Close specific tab before opening Atom


#1

I pasted a large JSON file into Atom without thinking. Now on startup, Atom has that file open, and it gets stuck. I’ve already read ways to clear cache, however, I have some very important unsaved changes in another tab (I know, I should’ve saved, mea culpa). Is there any way for me to “delete” the giant JSON tab from Atom’s IndexedDB (as I understand, that’s where these unsaved files are stored) without deleting all my other open, unsaved tabs?

Thank you!


#2

You could potentially try using Atom 1.14.0-beta0, which has improvements regarding large file loading. It might be enough to get you up and running without manually fixing the storage.

I’m not aware if it’s possible to edit the data though in IndexedDB.


#3

This unfortunately did not do the trick. Updated to latest version of Atom, placed my backed up IndexedDB folder into the right place, and now it’s hanging again. There has got to be a way!


#4

Are you sure you installed the latest beta version (1.14.0) instead of the latest live version (1.13.0)? There are three different “latest versions”, so just saying that doesn’t tell us which one you’re using.


#5

Yes sir, 1.14.0 beta-0.

Currently experimenting with putting the IndexedDB folder into my own Electron project, opening up Dev Tools and editing the db via Application -> IndexedDB -> AtomEnvironments -> States. Not having much luck there, unfortunately, as I’m told that the problematic string is “too long to edit”. But at least I was able to get at the saved states, so maybe I just need the right editor!

e: SUCCESS! For posterity, my ugly, roundabout method for doing this:

  • Step 1: Create a new Electron project.

  • Step 2: Run Electron project such that it creates an entry in %APPDATA%/<project name>/IndexedDB.

  • Step 4: Delete folder file__0.indexeddb.leveldb from above directory.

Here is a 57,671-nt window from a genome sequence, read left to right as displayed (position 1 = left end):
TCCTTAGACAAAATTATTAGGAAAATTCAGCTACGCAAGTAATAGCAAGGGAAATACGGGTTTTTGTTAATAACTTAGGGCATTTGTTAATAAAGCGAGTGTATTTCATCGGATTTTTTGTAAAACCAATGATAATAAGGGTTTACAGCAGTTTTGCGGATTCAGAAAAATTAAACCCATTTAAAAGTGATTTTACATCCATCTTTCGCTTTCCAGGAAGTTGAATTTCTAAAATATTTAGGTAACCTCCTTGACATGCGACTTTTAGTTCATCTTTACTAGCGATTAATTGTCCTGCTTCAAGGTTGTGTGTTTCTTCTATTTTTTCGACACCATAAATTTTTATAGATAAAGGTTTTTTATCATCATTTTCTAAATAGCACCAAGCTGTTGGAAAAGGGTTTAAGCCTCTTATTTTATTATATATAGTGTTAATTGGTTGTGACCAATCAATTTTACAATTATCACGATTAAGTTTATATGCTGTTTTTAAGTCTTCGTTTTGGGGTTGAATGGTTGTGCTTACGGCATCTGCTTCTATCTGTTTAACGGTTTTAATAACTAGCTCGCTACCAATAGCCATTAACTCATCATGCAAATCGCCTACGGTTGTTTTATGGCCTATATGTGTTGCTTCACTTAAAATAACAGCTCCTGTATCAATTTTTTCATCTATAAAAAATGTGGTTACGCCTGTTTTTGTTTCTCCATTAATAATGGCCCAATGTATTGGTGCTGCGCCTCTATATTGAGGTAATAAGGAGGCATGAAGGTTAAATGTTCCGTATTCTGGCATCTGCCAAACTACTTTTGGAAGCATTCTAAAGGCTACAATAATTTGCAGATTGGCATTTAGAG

• Step 3: cd %APPDATA%/Atom/IndexedDB.

  • Step 4: Copy folder file__0.indexeddb.leveldb from above directory to %APPDATA%/<project name>/IndexedDB.

  • Step 5: Open Electron project, then open Inspect Tool, go to Application -> IndexedDB -> AtomEnvironments -> States.

  • Step 6: Locate your project’s latest saved state by looking at the storedAt value of the state. Take note of the key value associated with it (should start with string editor-).

  • Step 7: Locate your problematic tab. This can be done by looking at <your latest state>.value.project.buffers, that’s the list of saved tabs. Opening each buffer, you can look at the text value to find the problematic tab.

  • Step 8: Execute my ugly, ugly code in the inspect tool console:

      var db;
      function openDB() {
       var DBOpenRequest = window.indexedDB.open("AtomEnvironments");
       DBOpenRequest.onsuccess = function(e) {
         console.log(e);
         console.log('opened');
         db = DBOpenRequest.result;
         var request = db.transaction(['states'], 'readwrite')
           .objectStore('states')
           .get('<YOUR-KEY-FROM-STEP-6>')
         request.onsuccess = function(e){
           console.log('success getting key');
           console.log(e);
           console.log(request);
           var res = e.target.result;
           // Modify the value of the buffers to remove the specific buffer you need.
           // Mine was at the end of the array, so a .pop was enough.
           res.value.project.buffers.pop();
           console.log(res);
           var writing = db.transaction(['states'], 'readwrite')
             .objectStore('states')
             .put(res, '<YOUR-KEY-FROM-STEP-6>');
    
          writing.onsuccess = function(e){
            console.log('write successful');
            console.log(e);
          }
         }
       };
      }
    
  • Step 9: Copy %APPDATA%/<your project name>/IndexedDB/file__0.indexeddb.leveldb back into %APPDATA%/Atom/IndexedDB. Overwrite if necssary.

e: In retrospect, I could’ve avoided writing code by just copying the plaintext of the unsaved file right from the inspect tool. Oh well, it was a fun exercise ¯_(ツ)_/¯